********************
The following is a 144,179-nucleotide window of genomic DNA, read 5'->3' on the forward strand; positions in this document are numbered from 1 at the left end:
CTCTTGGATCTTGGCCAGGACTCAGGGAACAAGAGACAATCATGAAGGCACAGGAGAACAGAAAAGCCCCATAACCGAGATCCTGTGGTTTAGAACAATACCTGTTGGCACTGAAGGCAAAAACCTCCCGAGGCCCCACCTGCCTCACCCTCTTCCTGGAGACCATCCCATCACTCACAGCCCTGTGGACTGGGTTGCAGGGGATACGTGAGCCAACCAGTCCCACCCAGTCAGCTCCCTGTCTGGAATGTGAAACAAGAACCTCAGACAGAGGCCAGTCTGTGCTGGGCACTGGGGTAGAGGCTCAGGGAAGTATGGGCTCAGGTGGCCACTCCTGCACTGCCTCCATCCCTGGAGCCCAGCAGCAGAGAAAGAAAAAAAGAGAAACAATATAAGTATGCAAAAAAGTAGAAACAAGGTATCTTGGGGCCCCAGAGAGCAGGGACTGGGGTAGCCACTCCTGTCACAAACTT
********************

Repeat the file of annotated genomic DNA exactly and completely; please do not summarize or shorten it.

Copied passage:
The following is a 144,179-nucleotide window of genomic DNA, read 5'->3' on the forward strand; positions in this document are numbered from 1 at the left end:
CTCTTGGATCTTGGCCAGGACTCAGGGAACAAGAGACAATCATGAAGGCACAGGAGAACAGAAAAGCCCCATAACCGAGATCCTGTGGTTTAGAACAATACCTGTTGGCACTGAAGGCAAAAACCTCCCGAGGCCCCACCTGCCTCACCCTCTTCCTGGAGACCATCCCATCACTCACAGCCCTGTGGACTGGGTTGCAGGGGATACGTGAGCCAACCAGTCCCACCCAGTCAGCTCCCTGTCTGGAATGTGAAACAAGAACCTCAGACAGAGGCCAGTCTGTGCTGGGCACTGGGGTAGAGGCTCAGGGAAGTATGGGCTCAGGTGGCCACTCCTGCACTGCCTCCATCCCTGGAGCCCAGCAGCAGAGAAAGAAAAAAAGAGAAACAATATAAGTATGCAAAAAAGTAGAAACAAGGTATCTTGGGGCCCCAGAGAGCAGGGACTGGGGTAGCCACTCCTGTCACAAACTT